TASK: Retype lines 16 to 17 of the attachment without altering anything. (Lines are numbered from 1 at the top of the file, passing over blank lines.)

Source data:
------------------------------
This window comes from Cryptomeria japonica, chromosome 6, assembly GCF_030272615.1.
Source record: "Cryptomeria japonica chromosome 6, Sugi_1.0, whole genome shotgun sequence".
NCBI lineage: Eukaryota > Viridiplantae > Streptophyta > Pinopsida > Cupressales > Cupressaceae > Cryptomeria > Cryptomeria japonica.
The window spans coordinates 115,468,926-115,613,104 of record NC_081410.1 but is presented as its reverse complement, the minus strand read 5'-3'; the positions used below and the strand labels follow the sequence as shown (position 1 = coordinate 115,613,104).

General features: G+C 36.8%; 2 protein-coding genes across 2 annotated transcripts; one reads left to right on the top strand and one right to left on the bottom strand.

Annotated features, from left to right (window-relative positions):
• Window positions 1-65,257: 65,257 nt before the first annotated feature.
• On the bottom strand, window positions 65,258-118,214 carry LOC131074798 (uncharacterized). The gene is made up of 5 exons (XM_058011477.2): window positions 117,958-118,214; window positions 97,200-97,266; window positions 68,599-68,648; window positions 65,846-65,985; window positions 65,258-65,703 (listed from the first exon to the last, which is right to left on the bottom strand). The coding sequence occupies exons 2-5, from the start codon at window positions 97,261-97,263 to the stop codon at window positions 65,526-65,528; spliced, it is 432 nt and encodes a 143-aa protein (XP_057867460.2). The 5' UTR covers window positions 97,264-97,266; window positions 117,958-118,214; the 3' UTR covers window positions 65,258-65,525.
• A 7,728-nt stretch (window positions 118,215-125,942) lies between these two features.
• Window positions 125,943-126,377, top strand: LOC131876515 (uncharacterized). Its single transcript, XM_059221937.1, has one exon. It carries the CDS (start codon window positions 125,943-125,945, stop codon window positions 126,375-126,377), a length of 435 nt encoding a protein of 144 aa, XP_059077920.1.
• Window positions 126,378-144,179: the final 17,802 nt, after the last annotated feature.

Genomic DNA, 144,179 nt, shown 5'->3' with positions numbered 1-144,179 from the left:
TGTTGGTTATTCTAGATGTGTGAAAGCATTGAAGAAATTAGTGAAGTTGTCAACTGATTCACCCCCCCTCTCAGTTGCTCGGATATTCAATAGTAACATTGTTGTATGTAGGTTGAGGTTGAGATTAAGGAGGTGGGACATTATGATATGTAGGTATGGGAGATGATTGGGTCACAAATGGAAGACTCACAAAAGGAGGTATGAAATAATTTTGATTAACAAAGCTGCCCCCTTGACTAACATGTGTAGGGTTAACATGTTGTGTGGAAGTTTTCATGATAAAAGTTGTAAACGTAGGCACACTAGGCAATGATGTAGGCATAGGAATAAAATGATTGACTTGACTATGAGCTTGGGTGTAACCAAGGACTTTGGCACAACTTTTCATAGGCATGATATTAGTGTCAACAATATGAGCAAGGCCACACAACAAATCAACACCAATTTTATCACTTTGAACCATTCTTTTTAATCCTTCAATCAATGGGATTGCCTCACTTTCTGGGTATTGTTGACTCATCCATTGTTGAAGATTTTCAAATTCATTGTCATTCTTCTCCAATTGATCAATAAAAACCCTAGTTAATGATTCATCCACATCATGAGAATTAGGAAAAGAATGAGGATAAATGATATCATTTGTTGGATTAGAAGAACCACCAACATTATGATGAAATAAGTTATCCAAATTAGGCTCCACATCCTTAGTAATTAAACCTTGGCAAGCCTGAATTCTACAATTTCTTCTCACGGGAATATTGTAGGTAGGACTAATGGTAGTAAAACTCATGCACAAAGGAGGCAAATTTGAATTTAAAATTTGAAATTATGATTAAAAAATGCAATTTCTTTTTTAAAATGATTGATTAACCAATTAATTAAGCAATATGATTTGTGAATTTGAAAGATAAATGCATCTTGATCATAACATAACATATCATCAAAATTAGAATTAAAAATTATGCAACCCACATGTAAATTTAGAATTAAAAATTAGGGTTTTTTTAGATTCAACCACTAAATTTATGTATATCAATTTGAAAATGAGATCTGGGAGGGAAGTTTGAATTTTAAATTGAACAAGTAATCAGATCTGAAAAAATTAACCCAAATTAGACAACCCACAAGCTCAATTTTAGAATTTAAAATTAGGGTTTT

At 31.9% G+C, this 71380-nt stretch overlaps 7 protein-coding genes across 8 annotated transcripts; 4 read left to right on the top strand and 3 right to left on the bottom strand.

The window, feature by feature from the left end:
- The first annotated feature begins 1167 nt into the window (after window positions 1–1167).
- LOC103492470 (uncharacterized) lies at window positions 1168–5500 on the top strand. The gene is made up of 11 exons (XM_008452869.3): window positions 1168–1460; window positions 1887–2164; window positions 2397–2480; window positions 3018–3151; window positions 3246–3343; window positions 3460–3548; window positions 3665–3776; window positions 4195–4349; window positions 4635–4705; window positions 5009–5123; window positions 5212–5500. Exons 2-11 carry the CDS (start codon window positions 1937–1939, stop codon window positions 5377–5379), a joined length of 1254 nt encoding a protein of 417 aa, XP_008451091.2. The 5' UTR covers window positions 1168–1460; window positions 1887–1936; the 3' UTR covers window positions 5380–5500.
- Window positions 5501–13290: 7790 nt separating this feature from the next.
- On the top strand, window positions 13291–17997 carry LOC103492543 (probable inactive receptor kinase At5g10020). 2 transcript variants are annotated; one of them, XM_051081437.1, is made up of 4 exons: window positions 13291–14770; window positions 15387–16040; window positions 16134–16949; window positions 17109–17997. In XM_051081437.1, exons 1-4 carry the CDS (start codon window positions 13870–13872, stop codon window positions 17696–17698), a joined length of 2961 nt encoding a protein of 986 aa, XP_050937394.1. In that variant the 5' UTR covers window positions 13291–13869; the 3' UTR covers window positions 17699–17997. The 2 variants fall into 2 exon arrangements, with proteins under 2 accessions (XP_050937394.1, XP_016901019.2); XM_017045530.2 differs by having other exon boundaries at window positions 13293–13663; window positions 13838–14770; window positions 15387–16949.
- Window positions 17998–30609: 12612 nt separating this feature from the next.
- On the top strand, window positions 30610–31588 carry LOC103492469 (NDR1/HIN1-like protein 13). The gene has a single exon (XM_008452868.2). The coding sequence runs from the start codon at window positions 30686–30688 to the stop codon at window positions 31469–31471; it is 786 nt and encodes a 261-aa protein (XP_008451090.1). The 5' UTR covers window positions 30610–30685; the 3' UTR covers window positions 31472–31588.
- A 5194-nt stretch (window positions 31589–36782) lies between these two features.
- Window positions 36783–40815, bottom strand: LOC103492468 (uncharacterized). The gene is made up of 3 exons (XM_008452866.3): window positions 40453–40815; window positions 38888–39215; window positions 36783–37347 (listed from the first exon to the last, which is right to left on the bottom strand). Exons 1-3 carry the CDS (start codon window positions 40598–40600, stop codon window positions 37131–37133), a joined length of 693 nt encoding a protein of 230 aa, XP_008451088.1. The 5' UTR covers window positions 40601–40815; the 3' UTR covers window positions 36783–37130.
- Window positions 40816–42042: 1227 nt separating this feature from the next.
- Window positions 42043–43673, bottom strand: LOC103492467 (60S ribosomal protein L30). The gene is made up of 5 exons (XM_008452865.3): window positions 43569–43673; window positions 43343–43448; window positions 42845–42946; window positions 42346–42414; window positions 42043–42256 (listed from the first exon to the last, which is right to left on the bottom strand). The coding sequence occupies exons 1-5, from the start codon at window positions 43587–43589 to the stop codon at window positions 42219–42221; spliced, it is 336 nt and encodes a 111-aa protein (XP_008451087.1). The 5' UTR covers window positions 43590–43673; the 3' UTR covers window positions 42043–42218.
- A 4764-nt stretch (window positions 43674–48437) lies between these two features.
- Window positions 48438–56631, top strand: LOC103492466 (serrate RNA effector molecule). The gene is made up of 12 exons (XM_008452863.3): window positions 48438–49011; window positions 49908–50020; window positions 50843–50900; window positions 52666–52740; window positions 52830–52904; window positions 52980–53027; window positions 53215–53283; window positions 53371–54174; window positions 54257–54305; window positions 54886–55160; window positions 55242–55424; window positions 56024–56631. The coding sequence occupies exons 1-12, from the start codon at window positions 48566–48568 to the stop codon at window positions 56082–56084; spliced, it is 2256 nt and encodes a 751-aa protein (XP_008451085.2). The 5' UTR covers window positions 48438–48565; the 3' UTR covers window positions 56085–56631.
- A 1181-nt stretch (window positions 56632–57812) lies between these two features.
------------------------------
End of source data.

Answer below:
- The first annotated feature begins 1167 nt into the window (after window positions 1–1167).
- LOC103492470 (uncharacterized) lies at window positions 1168–5500 on the top strand. The gene is made up of 11 exons (XM_008452869.3): window positions 1168–1460; window positions 1887–2164; window positions 2397–2480; window positions 3018–3151; window positions 3246–3343; window positions 3460–3548; window positions 3665–3776; window positions 4195–4349; window positions 4635–4705; window positions 5009–5123; window positions 5212–5500. Exons 2-11 carry the CDS (start codon window positions 1937–1939, stop codon window positions 5377–5379), a joined length of 1254 nt encoding a protein of 417 aa, XP_008451091.2. The 5' UTR covers window positions 1168–1460; window positions 1887–1936; the 3' UTR covers window positions 5380–5500.